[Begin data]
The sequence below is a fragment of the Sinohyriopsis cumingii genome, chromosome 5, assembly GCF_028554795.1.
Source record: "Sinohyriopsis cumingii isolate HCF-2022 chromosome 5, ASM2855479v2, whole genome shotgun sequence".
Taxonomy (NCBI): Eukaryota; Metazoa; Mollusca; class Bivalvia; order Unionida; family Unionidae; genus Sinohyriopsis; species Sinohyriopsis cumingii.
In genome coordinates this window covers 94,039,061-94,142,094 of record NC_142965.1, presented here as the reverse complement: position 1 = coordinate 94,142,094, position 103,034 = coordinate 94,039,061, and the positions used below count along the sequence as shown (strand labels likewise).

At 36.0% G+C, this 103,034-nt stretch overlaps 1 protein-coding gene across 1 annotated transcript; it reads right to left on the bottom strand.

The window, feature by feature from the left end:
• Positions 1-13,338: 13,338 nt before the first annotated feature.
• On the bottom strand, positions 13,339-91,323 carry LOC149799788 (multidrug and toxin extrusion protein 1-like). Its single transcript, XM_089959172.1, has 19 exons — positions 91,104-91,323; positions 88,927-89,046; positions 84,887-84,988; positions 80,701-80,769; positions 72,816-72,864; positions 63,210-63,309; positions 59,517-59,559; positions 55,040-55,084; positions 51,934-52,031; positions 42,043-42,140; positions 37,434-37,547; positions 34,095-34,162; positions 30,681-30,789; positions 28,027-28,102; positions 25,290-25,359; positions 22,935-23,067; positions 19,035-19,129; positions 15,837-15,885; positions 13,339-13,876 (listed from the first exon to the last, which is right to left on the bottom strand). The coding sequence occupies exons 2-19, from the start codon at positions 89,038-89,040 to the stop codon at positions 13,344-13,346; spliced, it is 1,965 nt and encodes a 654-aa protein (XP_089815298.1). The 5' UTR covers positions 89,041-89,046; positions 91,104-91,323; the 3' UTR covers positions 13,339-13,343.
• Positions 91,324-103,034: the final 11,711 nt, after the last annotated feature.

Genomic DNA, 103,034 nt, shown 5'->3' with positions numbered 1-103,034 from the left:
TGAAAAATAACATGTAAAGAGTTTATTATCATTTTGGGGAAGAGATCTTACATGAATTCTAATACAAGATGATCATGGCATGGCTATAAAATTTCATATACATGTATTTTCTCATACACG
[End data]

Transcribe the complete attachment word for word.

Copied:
The sequence below is a fragment of the Sinohyriopsis cumingii genome, chromosome 5, assembly GCF_028554795.1.
Source record: "Sinohyriopsis cumingii isolate HCF-2022 chromosome 5, ASM2855479v2, whole genome shotgun sequence".
Taxonomy (NCBI): Eukaryota; Metazoa; Mollusca; class Bivalvia; order Unionida; family Unionidae; genus Sinohyriopsis; species Sinohyriopsis cumingii.
In genome coordinates this window covers 94,039,061-94,142,094 of record NC_142965.1, presented here as the reverse complement: position 1 = coordinate 94,142,094, position 103,034 = coordinate 94,039,061, and the positions used below count along the sequence as shown (strand labels likewise).

At 36.0% G+C, this 103,034-nt stretch overlaps 1 protein-coding gene across 1 annotated transcript; it reads right to left on the bottom strand.

The window, feature by feature from the left end:
• Positions 1-13,338: 13,338 nt before the first annotated feature.
• On the bottom strand, positions 13,339-91,323 carry LOC149799788 (multidrug and toxin extrusion protein 1-like). Its single transcript, XM_089959172.1, has 19 exons — positions 91,104-91,323; positions 88,927-89,046; positions 84,887-84,988; positions 80,701-80,769; positions 72,816-72,864; positions 63,210-63,309; positions 59,517-59,559; positions 55,040-55,084; positions 51,934-52,031; positions 42,043-42,140; positions 37,434-37,547; positions 34,095-34,162; positions 30,681-30,789; positions 28,027-28,102; positions 25,290-25,359; positions 22,935-23,067; positions 19,035-19,129; positions 15,837-15,885; positions 13,339-13,876 (listed from the first exon to the last, which is right to left on the bottom strand). The coding sequence occupies exons 2-19, from the start codon at positions 89,038-89,040 to the stop codon at positions 13,344-13,346; spliced, it is 1,965 nt and encodes a 654-aa protein (XP_089815298.1). The 5' UTR covers positions 89,041-89,046; positions 91,104-91,323; the 3' UTR covers positions 13,339-13,343.
• Positions 91,324-103,034: the final 11,711 nt, after the last annotated feature.

Genomic DNA, 103,034 nt, shown 5'->3' with positions numbered 1-103,034 from the left:
TGAAAAATAACATGTAAAGAGTTTATTATCATTTTGGGGAAGAGATCTTACATGAATTCTAATACAAGATGATCATGGCATGGCTATAAAATTTCATATACATGTATTTTCTCATACACG